On February 5th, Time magazine published an article written by former Time managing editor, Walter Issacson, called: How to Save Your Newspaper. Mr. Issacson calls for an end to major newspapers making content available free on their websites. As he points out, newspapers depend on three types of revenue for their survival: subscriptions, newsstand sales and advertising revenue. A newspaper cannot afford to employ dozens of full-time writers and investigative journalists on revenues generated by Internet advertising.
As an environmentalist, I don’t see anything praiseworthy about making everything on the Internet available for free. Our current system only functions when economic activity is increasing. But in a world of limited resources, we are destroying that which has real value (nature) in the struggle to maintain economic activity. Our economic system cannot function without our ecosystem. We are turning our planet into the ultimate economic bubble.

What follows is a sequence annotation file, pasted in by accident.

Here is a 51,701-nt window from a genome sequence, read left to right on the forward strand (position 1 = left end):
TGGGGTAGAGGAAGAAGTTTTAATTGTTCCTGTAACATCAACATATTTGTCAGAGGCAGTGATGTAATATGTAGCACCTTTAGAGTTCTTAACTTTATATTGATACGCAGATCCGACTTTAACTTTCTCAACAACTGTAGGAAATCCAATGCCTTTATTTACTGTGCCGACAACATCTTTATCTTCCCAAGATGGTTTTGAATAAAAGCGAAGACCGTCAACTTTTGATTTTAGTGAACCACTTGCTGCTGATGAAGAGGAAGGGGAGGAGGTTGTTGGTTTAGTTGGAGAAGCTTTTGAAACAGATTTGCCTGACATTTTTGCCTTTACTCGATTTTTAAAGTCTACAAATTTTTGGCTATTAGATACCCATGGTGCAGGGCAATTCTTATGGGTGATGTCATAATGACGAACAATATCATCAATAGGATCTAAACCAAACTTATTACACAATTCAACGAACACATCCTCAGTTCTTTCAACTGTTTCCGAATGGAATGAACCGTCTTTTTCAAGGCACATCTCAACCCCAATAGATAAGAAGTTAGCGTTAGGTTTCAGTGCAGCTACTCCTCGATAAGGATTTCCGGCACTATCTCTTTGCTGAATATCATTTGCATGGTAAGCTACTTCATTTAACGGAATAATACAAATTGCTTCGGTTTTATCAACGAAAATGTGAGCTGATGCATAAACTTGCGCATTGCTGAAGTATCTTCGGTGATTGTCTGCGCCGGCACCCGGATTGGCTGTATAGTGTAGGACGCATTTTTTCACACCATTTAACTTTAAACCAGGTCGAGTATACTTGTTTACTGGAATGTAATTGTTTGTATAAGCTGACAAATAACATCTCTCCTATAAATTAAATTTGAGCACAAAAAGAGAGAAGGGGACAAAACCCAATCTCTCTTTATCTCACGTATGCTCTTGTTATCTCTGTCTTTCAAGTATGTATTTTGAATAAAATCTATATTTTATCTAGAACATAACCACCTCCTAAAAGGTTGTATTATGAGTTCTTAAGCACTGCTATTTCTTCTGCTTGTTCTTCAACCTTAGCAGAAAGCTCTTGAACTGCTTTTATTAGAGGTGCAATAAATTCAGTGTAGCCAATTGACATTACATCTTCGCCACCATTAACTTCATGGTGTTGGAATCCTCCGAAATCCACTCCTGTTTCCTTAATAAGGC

So where will we get the resources to continue to fuel economic growth? Some people look to outer space for more room. I think we should look at cyberspace. The Internet is one place where we can achieve greater economic activity without a concurrent increase in resource consumption. If we can shift much of our product-based economic activity to web-based economic activity, we can create green jobs and rebuild our economy without damaging the environment.
But here’s where we run into a problem. How can we create Internet-based green jobs if most people are accustomed to receive valuable information, goods, and services in cyberspace for free? We need to transfer money from the real world to the virtual world. Even on the Internet, there is no such thing as a free lunch.